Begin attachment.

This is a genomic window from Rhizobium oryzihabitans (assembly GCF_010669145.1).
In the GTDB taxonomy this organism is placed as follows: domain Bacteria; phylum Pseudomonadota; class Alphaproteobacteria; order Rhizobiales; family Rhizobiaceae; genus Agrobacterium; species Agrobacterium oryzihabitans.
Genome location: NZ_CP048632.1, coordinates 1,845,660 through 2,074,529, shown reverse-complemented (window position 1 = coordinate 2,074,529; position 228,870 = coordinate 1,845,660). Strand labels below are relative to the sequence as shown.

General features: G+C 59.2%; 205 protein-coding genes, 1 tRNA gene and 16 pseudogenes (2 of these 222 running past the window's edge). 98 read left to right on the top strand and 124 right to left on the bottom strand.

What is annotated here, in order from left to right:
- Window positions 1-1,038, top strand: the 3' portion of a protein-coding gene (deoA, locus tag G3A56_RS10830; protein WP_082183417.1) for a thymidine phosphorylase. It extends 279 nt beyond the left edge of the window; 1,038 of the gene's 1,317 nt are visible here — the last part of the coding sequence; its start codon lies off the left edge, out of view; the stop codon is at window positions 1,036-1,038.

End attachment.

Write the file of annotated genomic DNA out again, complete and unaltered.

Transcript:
This is a genomic window from Rhizobium oryzihabitans (assembly GCF_010669145.1).
In the GTDB taxonomy this organism is placed as follows: domain Bacteria; phylum Pseudomonadota; class Alphaproteobacteria; order Rhizobiales; family Rhizobiaceae; genus Agrobacterium; species Agrobacterium oryzihabitans.
Genome location: NZ_CP048632.1, coordinates 1,845,660 through 2,074,529, shown reverse-complemented (window position 1 = coordinate 2,074,529; position 228,870 = coordinate 1,845,660). Strand labels below are relative to the sequence as shown.

General features: G+C 59.2%; 205 protein-coding genes, 1 tRNA gene and 16 pseudogenes (2 of these 222 running past the window's edge). 98 read left to right on the top strand and 124 right to left on the bottom strand.

What is annotated here, in order from left to right:
- Window positions 1-1,038, top strand: the 3' portion of a protein-coding gene (deoA, locus tag G3A56_RS10830; protein WP_082183417.1) for a thymidine phosphorylase. It extends 279 nt beyond the left edge of the window; 1,038 of the gene's 1,317 nt are visible here — the last part of the coding sequence; its start codon lies off the left edge, out of view; the stop codon is at window positions 1,036-1,038.